U.S. Department of Labor Releases Final Rule on Overtime Regulations
On May 18, 2016, the United States Department of Labor (“DOL”) issued its long anticipated final rule amending the Fair Labor Standards Act (“FLSA”) overtime regulations. The new rule takes effect on December 1, 2016, and will require a revaluation of employee compensation, staffing and deployment.
To be exempt from overtime under the FLSA, an employee generally must perform exempt duties, and must be compensated “on a salary basis” (as opposed to being paid an hourly wage) at a salary level above a specified minimum. The long-awaited DOL rule raises the minimum salaries needed for overtime exemption. The duties an employee must perform to be exempt from overtime have not changed, and neither have the rules defining what it means to be paid “on a salary basis.”
The key provisions of the new rule that employers should know include:
- The new rule raises the salary threshold for overtime exemption from $23,660 to $47,476 annually for a full year worker, or from $455 per week to $913 per week, and includes an automatic adjustment every three (3) years thereafter based on the 40th percentile of weekly earnings of full-time salaried workers in the lowest wage U.S. Census region.
- The “Standard Duties” test, which prescribes the executive, professional, administrative or other duties an employee must perform to be deemed overtimeexempt, remains unchanged.
- Employers will be able to use nondiscretionary bonuses and incentive payments (including commissions) to satisfy up to 10 percent of the salary level needed to establish exempt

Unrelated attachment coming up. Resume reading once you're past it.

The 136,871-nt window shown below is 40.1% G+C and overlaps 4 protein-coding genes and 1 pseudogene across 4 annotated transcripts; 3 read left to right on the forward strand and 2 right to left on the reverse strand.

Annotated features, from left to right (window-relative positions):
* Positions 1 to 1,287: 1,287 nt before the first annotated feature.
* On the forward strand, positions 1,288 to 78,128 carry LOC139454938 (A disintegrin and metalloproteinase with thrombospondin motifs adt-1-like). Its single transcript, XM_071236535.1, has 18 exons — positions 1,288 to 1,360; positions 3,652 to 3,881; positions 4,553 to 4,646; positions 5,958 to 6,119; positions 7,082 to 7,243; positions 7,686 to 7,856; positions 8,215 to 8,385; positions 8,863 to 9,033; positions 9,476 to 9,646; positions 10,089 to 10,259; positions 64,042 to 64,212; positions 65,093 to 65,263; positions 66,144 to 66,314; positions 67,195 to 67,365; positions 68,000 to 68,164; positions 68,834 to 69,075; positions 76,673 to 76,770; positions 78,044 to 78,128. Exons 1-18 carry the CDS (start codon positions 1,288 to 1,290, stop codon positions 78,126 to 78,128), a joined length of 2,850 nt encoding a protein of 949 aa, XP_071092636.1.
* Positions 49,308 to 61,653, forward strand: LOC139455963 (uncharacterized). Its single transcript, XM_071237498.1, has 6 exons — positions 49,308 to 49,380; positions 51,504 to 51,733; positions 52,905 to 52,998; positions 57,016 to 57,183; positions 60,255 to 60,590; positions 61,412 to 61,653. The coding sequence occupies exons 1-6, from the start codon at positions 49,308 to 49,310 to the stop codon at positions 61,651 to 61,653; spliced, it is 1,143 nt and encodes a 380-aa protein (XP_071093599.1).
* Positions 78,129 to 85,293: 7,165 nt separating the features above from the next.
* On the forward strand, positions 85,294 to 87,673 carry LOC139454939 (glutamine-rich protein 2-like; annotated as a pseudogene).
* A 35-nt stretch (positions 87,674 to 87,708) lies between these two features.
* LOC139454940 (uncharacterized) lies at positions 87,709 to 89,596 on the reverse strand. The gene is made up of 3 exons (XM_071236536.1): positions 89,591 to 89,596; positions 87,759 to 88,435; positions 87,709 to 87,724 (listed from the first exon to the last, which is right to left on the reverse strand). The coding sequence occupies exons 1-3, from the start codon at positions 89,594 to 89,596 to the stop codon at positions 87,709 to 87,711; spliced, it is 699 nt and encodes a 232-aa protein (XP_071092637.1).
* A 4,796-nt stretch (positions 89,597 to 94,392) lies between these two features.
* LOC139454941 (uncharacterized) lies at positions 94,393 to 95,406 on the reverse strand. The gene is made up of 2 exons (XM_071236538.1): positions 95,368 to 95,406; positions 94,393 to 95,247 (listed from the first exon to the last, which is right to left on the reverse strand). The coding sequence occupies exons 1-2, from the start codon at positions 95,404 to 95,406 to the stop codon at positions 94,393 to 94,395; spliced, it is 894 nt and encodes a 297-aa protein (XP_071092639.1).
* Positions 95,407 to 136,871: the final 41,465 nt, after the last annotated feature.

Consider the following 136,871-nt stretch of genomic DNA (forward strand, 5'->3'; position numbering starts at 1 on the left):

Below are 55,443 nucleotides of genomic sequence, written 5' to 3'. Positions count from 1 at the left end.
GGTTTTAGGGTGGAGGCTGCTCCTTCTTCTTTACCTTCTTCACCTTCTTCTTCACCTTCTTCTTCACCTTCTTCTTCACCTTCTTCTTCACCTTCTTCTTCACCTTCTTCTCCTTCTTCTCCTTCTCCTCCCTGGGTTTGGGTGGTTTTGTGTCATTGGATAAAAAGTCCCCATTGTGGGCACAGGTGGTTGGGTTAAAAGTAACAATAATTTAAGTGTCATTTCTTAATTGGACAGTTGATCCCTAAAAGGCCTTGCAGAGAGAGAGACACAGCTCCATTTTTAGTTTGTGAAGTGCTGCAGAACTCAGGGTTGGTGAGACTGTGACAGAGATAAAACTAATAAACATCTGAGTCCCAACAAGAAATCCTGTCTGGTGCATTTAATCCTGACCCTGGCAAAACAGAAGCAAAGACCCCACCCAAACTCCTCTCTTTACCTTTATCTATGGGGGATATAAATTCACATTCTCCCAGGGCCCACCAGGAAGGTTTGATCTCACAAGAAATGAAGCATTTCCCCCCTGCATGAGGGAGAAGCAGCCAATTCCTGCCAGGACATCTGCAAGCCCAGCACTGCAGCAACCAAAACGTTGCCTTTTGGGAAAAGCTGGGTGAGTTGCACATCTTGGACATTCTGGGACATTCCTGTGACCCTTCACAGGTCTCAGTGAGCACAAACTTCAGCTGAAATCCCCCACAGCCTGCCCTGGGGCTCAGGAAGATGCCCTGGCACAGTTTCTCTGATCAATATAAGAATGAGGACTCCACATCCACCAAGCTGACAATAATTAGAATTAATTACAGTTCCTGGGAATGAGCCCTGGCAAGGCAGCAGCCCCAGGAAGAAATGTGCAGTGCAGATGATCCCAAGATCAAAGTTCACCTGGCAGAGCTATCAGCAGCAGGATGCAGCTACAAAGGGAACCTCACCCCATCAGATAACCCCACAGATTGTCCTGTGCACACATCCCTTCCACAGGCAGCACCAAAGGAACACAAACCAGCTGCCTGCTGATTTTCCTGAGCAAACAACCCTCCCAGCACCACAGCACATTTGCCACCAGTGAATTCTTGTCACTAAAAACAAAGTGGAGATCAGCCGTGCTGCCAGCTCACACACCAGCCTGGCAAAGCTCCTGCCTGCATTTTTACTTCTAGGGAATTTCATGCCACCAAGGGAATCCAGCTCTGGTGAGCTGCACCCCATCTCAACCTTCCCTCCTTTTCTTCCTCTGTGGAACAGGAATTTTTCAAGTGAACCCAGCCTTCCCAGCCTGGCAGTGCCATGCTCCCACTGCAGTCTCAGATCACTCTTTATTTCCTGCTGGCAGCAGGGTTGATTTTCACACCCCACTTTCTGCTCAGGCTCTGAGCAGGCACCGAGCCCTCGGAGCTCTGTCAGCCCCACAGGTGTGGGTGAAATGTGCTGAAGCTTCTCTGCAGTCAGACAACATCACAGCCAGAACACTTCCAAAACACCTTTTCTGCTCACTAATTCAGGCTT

status. These payments, however, must be made on a quarterly or more frequent basis in order to qualify.
- For Highly Compensated Employees (HCEs), who are subject to a more relaxed duties test to be overtime-exempt, the annual salary threshold was raised from $100,000 to $134,004, also to be adjusted every three years.
The DOL projects that 4.2 million employees will be impacted by the new rule, and this is likely a low estimate. And although there is proposed legislation to block the implementation of the rule, that legislation would likely be vetoed by President Obama even if it were to pass Congress. Therefore, employers must closely examine the options they have in light of the new rule for any affected employee. An employer obviously could simply raise the employee’s salary to meet the new minimum requirement. More likely, however, employers with many affected employees will be required to reorganize workloads, amend employee schedules, and change work hours to ensure compliance with the new rule.